I admit it. I’m a chocoholic. A bad one, a very bad one!
I blame it on my mother. I can remember when she gave me my first tasty treat when I was about ten years old. She loved chocolate herself. When she said I was a very good son, behaved myself, hadn’t gotten into too much trouble, she wanted to reward me. When giving it to me, my first piece of chocolate, she said I was going to love it the rest of my life. She was absolutely right!
Many years later, I finally found a chocolate bar that was the best; it came from an area near the Swiss-Italian border. I visited their factory while touring Europe one year and was amazed at the special
equipment and techniques that were required to make their product.
But first, you have to go back to the beginning of chocolate to understand the whole process of why a great candy becomes an “excellent” one.
The tree from which chocolate pods are picked is a cacao. It was discovered 2,000 years ago in the tropical rain forests of the Americas. The pods of this tree contained seeds which were processed into a bitter drink by the locals in the area, the Mayans, somewhere between 250-900 C.E. They took the tree from the rain forest and grew it in their own backyards; the seeds were harvested, fermented, roasted and ground into a paste.
When mixed with water, chili peppers, cornmeal and other ingredients, this paste made a frothy, spicy chocolate drink. By 1400, the Aztec empire dominated a sizeable segment of Mesoamerica and traded with the Mayans and other peoples for cacao, often requiring their citizens and conquered people to pay them tribute with cacao seeds–a form of Aztec money. The drink remained bitter since sugar was an agricultural product unavailable to the ancient Mesoamericans.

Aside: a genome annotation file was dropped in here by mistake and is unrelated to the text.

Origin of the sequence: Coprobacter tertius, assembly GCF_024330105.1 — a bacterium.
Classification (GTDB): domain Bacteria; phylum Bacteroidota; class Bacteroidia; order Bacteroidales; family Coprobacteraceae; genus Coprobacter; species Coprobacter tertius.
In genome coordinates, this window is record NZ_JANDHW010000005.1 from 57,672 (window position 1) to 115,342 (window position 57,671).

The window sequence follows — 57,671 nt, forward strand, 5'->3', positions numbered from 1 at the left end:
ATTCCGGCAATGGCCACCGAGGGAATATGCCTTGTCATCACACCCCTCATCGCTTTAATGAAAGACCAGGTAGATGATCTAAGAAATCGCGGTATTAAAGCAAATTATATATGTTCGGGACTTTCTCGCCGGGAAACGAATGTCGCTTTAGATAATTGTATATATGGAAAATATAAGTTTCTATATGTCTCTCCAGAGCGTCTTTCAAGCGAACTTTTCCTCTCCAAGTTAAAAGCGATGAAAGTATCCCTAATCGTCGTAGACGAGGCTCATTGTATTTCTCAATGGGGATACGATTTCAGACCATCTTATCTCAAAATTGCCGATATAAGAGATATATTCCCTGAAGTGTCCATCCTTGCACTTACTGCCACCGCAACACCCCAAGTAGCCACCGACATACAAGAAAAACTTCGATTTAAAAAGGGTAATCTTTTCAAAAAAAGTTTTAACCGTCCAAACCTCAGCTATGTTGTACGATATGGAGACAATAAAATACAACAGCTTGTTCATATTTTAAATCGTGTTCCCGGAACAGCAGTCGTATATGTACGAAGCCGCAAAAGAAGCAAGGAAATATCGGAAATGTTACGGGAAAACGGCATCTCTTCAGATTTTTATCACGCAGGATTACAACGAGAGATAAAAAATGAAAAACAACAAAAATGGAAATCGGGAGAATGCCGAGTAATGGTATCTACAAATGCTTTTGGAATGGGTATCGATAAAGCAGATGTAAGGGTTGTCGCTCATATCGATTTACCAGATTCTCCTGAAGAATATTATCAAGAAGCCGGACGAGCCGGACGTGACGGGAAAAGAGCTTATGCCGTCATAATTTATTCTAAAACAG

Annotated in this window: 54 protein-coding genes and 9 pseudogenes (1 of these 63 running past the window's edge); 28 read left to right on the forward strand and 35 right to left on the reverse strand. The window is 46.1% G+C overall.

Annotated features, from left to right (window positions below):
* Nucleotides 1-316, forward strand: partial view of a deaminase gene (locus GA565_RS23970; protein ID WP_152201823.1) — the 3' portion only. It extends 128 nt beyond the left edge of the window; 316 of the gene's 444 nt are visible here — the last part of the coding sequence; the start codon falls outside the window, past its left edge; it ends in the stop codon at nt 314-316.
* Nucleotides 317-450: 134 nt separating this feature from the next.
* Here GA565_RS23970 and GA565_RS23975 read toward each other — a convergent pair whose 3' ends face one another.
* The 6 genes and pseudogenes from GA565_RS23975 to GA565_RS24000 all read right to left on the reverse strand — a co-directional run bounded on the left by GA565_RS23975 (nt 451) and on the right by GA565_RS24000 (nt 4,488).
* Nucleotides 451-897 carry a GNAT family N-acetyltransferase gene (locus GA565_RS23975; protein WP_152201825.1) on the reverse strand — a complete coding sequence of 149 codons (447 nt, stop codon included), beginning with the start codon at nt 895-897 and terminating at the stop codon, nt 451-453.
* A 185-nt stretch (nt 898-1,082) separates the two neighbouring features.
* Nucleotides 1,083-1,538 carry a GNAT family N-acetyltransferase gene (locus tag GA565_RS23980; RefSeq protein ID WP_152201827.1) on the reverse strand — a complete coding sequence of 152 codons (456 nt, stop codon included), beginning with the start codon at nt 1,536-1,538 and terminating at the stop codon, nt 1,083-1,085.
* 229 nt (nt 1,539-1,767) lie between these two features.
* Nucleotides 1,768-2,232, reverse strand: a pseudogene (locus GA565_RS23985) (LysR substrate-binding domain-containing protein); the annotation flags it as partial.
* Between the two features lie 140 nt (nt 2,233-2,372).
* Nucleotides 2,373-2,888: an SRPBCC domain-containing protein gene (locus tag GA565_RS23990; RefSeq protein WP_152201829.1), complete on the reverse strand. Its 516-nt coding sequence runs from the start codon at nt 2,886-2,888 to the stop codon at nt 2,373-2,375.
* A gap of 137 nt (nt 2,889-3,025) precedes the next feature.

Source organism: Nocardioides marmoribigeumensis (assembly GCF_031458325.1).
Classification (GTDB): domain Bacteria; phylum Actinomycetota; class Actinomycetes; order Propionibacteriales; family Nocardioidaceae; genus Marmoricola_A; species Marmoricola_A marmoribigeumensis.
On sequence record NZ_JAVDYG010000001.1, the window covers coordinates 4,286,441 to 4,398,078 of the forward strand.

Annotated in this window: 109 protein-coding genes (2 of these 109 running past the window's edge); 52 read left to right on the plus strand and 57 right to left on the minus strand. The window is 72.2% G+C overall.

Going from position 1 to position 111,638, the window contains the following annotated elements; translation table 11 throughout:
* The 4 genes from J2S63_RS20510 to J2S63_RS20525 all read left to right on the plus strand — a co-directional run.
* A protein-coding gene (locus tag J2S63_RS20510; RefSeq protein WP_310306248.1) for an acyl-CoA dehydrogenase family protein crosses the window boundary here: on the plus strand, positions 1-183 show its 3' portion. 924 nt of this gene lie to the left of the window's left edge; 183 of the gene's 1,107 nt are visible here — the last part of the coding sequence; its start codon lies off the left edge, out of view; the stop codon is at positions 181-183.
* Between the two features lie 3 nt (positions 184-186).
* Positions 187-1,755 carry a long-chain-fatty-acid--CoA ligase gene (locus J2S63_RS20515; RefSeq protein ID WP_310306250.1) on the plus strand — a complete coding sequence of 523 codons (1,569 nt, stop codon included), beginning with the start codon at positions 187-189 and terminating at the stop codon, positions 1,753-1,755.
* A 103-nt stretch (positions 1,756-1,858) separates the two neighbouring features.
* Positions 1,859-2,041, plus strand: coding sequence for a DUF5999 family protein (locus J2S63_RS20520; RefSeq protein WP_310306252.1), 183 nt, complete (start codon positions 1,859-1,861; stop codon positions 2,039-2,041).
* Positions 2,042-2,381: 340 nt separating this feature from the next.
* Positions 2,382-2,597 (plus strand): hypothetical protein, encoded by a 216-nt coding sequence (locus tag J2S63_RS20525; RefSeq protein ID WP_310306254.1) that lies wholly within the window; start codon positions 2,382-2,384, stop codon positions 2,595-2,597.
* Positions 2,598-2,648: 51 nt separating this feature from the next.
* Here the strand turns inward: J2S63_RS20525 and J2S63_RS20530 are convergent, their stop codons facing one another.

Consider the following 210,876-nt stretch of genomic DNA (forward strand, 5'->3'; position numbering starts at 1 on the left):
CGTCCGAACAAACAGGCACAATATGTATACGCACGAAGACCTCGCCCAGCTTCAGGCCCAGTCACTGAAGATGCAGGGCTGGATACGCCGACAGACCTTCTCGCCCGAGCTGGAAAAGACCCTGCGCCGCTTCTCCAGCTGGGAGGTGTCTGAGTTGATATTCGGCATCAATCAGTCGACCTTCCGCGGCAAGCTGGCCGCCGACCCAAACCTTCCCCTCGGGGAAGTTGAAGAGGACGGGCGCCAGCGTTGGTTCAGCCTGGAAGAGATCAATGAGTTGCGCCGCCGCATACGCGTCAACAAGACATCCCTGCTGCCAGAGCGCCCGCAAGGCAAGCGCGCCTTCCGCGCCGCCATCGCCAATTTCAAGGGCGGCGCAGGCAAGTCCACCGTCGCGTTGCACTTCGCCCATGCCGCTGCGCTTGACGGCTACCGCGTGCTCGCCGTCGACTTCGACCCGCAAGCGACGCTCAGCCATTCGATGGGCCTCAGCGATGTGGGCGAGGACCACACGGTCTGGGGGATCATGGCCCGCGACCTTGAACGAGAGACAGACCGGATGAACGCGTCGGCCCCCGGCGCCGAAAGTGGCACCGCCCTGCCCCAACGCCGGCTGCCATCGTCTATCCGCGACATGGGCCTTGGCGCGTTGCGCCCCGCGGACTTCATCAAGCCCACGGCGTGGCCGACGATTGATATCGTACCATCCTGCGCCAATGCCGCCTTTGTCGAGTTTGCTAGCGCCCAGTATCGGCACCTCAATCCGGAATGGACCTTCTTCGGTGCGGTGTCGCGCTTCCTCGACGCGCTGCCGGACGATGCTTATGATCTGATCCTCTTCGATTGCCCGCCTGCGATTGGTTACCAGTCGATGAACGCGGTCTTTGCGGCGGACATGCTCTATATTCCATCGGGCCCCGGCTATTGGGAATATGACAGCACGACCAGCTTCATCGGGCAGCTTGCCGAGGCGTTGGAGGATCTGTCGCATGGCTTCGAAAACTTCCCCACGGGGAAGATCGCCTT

In the Mayan society, many people could drink chocolate at least on occasion, although it was
particularly favored by royalty. Priests also presented cacao seeds as offerings to the Gods, and
served chocolate drinks during sacred ceremonies.
During the conquest of Mexico by the Spaniards, this group of conquistadors learned about
chocolate, liked it, and then exported the seeds back home. The Spaniards doctored up the bitter
brew with cinnamon and other spices and began sweetening it with sugar.
Since the growing of cacao and processing it into a paste remained a very labor-intensive process, as
was sugar, chocolate remained a very expensive import; only those with money could afford to drink it.
In fact, in France, chocolate was a state monopoly that could be consumed only by members of the
Later inventions of the steam engine, cacao presses and conching machines made it possible to create smooth creamy drinks and solid chocolate for eating at reasonable prices, even though there is part of the process that is still labor-intensive.
While visiting this European site, I watched how chocolate manufacturers blended cacao beans from all over the world to give chocolate a different flavor, just like wineries do with their products.
The biggest problem facing a chocoholic is that it can be unhealthy and fattening when eaten in large quantities. It seems that the best chocolate for health reasons is “dark chocolate.” It was found in many university reports that this type of sweet is an antioxidant and may negate some of the pitfalls from regular varieties. There was significant drop in blood pressure, and a higher level of epicatechin, a particularly healthy compound found in chocolate.
There’s nothing like being saved from doom by a bunch of research specialists throughout the world.
Here’s to chocolate, dark especially!
(NOTE: This is a revised shorter version of a story published in my “The Short, Short-Story Omnibus-1” published three years ago. The book is still available on Amazon).
TIPS TO GET BETTER ZZZs AND SLOW AGING
Here are the suggestions: Are you getting enough? Build a routine; Skip the naps; Avoid caffeine after 10pm; Exercise daily but not too close at bedtime; Wind down and unplug; Check your medications; Clean up your diet.–Source: verywell.com
One Liner Senior Jokes: I’m usually interested in going home before I get to where I’m going.